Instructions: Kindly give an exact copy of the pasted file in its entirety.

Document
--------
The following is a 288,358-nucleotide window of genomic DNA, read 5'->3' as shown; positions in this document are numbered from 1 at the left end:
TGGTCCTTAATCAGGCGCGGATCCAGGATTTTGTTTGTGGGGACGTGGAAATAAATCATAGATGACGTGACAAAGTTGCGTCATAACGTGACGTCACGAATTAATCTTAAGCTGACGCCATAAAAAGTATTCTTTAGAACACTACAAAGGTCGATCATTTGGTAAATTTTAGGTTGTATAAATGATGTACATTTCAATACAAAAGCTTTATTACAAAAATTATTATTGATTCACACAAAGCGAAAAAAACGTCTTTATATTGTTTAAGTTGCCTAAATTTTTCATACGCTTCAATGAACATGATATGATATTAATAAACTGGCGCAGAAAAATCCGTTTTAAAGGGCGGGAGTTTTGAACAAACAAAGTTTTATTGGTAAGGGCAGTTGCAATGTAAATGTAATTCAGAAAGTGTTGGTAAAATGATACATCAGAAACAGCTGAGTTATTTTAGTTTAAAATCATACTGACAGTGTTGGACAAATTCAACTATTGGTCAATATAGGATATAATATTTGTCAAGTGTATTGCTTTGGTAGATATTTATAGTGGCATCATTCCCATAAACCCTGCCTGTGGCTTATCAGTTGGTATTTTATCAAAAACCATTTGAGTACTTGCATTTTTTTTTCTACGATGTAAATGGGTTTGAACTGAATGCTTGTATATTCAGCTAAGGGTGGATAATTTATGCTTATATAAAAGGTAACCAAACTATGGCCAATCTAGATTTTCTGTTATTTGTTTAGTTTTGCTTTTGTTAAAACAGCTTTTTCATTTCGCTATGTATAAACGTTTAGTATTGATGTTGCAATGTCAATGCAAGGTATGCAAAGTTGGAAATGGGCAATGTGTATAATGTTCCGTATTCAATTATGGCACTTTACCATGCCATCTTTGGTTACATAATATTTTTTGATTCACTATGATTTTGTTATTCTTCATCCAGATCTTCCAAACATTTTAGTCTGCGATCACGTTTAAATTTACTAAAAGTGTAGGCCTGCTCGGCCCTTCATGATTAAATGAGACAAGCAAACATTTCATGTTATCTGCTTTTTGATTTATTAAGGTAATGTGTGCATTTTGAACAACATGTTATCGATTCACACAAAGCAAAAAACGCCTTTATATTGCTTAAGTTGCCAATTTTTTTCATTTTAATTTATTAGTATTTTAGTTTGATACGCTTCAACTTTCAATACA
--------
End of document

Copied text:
The following is a 288,358-nucleotide window of genomic DNA, read 5'->3' as shown; positions in this document are numbered from 1 at the left end:
TGGTCCTTAATCAGGCGCGGATCCAGGATTTTGTTTGTGGGGACGTGGAAATAAATCATAGATGACGTGACAAAGTTGCGTCATAACGTGACGTCACGAATTAATCTTAAGCTGACGCCATAAAAAGTATTCTTTAGAACACTACAAAGGTCGATCATTTGGTAAATTTTAGGTTGTATAAATGATGTACATTTCAATACAAAAGCTTTATTACAAAAATTATTATTGATTCACACAAAGCGAAAAAAACGTCTTTATATTGTTTAAGTTGCCTAAATTTTTCATACGCTTCAATGAACATGATATGATATTAATAAACTGGCGCAGAAAAATCCGTTTTAAAGGGCGGGAGTTTTGAACAAACAAAGTTTTATTGGTAAGGGCAGTTGCAATGTAAATGTAATTCAGAAAGTGTTGGTAAAATGATACATCAGAAACAGCTGAGTTATTTTAGTTTAAAATCATACTGACAGTGTTGGACAAATTCAACTATTGGTCAATATAGGATATAATATTTGTCAAGTGTATTGCTTTGGTAGATATTTATAGTGGCATCATTCCCATAAACCCTGCCTGTGGCTTATCAGTTGGTATTTTATCAAAAACCATTTGAGTACTTGCATTTTTTTTTCTACGATGTAAATGGGTTTGAACTGAATGCTTGTATATTCAGCTAAGGGTGGATAATTTATGCTTATATAAAAGGTAACCAAACTATGGCCAATCTAGATTTTCTGTTATTTGTTTAGTTTTGCTTTTGTTAAAACAGCTTTTTCATTTCGCTATGTATAAACGTTTAGTATTGATGTTGCAATGTCAATGCAAGGTATGCAAAGTTGGAAATGGGCAATGTGTATAATGTTCCGTATTCAATTATGGCACTTTACCATGCCATCTTTGGTTACATAATATTTTTTGATTCACTATGATTTTGTTATTCTTCATCCAGATCTTCCAAACATTTTAGTCTGCGATCACGTTTAAATTTACTAAAAGTGTAGGCCTGCTCGGCCCTTCATGATTAAATGAGACAAGCAAACATTTCATGTTATCTGCTTTTTGATTTATTAAGGTAATGTGTGCATTTTGAACAACATGTTATCGATTCACACAAAGCAAAAAACGCCTTTATATTGCTTAAGTTGCCAATTTTTTTCATTTTAATTTATTAGTATTTTAGTTTGATACGCTTCAACTTTCAATACA